While S3 is not positioned to effect change directly in publicly funded research, clearly the group provides advice and opinion in a variety of influential circles.  I found it encouraging that many of the ideas that we are currently incorporating in our OSU Research Agenda are strongly supported by these individuals.

-Rick Spinrad, Vice President for Research
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As posted previously, we have appreciated the  thoughtful comments made about the Research Agenda Phase I Draft, through both this blog and in-person conversations. Excellent points have been raised from diverse perspectives – all  have enhanced the discussion of the values and principles of our institution’s research activities.

The committee and I are incorporating some of the suggestions and will soon post the revised Phase I document,  even as we move on to Phase II , which will identify research thrusts.   We will post that draft for comments. After that, the third and final Phase will define implementation plans – and then we’ll really roll up our sleeves.

While the formal “comment period” is closed for Phase I,  I remain open to any further thoughts related to the Research Agenda,  which is being developed as a living guide for our shared contributions via research and scholarship.

UPDATE: The Research Agenda, which states the foundation for OSU’s research enterprise, is now available  http://oregonstate.edu/research/research-agenda.html

- Rick Spinrad

I’m very encouraged by the thoughtful comments made about the Research Agenda Phase I Draft.  We are reviewing these carefully, and we look forward to receiving more input in the next several weeks.  To those who’ve commented, thank you.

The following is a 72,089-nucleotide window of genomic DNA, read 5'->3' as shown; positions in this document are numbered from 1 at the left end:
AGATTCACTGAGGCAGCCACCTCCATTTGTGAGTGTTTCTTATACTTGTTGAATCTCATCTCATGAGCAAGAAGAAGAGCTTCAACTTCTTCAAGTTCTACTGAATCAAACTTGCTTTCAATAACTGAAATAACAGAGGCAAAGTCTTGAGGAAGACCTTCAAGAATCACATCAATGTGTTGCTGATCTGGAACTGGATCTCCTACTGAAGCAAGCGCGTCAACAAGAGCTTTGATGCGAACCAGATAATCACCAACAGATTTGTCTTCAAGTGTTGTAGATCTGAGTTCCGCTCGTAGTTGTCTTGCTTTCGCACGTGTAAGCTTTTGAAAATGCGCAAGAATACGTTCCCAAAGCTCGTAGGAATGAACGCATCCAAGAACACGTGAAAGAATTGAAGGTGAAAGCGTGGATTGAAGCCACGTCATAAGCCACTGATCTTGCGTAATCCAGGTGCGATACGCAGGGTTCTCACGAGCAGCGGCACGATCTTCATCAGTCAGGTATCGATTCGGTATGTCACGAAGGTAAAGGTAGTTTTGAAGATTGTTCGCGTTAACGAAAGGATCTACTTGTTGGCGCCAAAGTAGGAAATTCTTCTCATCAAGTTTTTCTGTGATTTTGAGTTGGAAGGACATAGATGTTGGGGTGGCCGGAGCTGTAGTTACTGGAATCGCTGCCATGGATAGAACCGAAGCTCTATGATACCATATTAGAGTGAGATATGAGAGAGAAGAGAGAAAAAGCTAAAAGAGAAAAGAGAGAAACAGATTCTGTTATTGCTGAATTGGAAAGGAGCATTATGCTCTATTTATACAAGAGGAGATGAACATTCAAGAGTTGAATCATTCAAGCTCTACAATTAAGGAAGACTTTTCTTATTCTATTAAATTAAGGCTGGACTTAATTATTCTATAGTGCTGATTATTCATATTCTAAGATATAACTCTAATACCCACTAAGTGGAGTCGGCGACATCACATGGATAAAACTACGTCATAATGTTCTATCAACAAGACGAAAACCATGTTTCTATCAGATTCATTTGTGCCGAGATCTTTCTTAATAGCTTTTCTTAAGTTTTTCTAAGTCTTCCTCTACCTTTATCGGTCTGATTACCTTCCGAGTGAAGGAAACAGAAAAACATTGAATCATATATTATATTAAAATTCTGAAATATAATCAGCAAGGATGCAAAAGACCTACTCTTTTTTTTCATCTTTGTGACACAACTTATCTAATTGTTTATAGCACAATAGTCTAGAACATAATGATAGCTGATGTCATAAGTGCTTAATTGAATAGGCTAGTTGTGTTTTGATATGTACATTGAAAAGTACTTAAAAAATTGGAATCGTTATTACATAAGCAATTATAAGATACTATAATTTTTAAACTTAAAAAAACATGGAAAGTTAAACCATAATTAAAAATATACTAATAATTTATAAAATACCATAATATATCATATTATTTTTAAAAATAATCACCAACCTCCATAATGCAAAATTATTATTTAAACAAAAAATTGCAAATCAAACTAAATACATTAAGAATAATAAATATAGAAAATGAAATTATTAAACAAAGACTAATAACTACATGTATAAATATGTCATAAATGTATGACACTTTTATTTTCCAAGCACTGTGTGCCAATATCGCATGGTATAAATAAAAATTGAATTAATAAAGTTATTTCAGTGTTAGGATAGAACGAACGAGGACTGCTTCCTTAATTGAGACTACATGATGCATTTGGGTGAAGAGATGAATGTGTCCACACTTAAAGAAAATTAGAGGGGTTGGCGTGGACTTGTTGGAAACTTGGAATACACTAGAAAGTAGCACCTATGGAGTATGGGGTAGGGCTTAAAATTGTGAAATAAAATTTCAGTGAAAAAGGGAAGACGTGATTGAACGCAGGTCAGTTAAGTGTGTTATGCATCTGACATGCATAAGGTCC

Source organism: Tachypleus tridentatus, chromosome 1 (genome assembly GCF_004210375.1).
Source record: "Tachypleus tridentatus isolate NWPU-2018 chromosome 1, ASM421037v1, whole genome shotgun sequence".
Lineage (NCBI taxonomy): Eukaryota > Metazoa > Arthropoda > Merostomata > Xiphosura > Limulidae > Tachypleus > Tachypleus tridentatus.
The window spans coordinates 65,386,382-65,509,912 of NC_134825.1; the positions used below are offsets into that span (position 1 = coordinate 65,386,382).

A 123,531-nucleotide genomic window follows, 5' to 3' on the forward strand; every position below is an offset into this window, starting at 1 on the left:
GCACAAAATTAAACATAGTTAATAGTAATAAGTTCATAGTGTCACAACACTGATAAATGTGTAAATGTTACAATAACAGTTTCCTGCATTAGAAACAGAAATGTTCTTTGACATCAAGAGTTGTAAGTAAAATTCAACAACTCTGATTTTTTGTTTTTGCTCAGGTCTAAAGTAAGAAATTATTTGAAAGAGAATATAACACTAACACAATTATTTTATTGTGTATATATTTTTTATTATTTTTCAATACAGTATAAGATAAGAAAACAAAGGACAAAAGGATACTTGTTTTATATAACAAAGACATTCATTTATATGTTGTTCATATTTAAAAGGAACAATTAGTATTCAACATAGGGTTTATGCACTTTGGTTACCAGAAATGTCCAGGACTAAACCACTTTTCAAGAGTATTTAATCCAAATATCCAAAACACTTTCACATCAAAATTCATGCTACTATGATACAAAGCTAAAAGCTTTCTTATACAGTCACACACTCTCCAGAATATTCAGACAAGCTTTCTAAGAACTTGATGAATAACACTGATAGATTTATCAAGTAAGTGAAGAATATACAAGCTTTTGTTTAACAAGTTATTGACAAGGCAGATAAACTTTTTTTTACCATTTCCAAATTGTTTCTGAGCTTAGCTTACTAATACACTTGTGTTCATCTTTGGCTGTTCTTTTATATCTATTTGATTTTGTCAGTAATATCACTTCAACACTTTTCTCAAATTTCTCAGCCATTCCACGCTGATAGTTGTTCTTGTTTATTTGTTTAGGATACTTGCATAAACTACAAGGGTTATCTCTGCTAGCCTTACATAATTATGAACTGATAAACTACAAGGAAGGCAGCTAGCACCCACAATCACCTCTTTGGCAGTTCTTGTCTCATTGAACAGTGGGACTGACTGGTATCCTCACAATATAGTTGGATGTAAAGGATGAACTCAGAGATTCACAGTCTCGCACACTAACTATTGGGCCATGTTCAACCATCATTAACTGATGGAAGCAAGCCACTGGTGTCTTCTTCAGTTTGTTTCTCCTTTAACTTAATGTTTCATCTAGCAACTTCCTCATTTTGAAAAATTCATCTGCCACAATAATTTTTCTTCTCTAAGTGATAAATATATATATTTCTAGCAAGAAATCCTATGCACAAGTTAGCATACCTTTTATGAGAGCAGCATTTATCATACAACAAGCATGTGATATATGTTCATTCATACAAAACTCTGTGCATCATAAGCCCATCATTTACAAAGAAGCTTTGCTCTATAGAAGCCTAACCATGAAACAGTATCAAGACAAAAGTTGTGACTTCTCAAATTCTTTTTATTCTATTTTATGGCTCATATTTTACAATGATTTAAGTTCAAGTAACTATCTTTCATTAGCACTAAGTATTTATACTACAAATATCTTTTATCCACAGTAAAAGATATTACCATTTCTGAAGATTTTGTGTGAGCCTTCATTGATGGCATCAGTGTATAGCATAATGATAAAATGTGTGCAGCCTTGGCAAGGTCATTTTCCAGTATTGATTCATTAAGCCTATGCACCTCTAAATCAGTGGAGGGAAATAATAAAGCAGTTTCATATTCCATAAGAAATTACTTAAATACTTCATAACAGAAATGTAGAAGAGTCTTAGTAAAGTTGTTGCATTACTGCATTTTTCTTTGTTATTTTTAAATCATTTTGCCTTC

Please encourage your colleagues to consider providing additional perspectives.
Today I am asking for your input on the accompanying text (Phase I of the Agenda), which provides background and definition of our research values and principles. [Please visit Research Agenda Phase I Draft to download the Phase 1 Draft document. To comment, You can use your ONID user name and password. Each line in the document is numbered, so you can refer to a specific line. For technical assistance please email researchsupport@oregonstate.edu.]

UPDATE: The Research Agenda, which states the foundation for OSU’s research enterprise, is now available  http://oregonstate.edu/research/research-agenda.html

- Rick Spinrad

Hello

The Research Office is seeking input on the first phase of an OSU Research Agenda, which is being developed as a complement to the OSU Strategic Plan.

Today I am asking for your input on the accompanying text (Phase I of the Agenda), which provides background and definition of our research values and principles. Please visit Research Agenda Phase I Draft to download the Phase 1 Draft document. To comment, You can use your ONID user name and password. Each line in the document is numbered, so you can refer to a specific line. For technical assistance please email researchsupport@oregonstate.edu.

Oregon State UniversityI encourage you to read it carefully and provide your comments as we move forward to identifying our research thrusts (Phase II, later this winter) and implementation plans (Phase III in the spring).

We are well-positioned to develop this agenda, as OSU faculty have been conducting top-notch, meaningful, diverse research and scholarship – your discoveries, outcomes, and applications have already been  furthering knowledge as well as benefitting the state and the world. A formalization of statements, with a commonly-held commitment, will be an invaluable tool. The spelled-out agenda states that it will “guide resource allocation within the institution.”  It should also help in our institutional focus,  communications about our strengths, and self-evaluation/tracking of our progress. I also expect it will help you prioritize your research activities and will provide formal foundation for promoting investment in transdisciplinary, transformational and high risk research.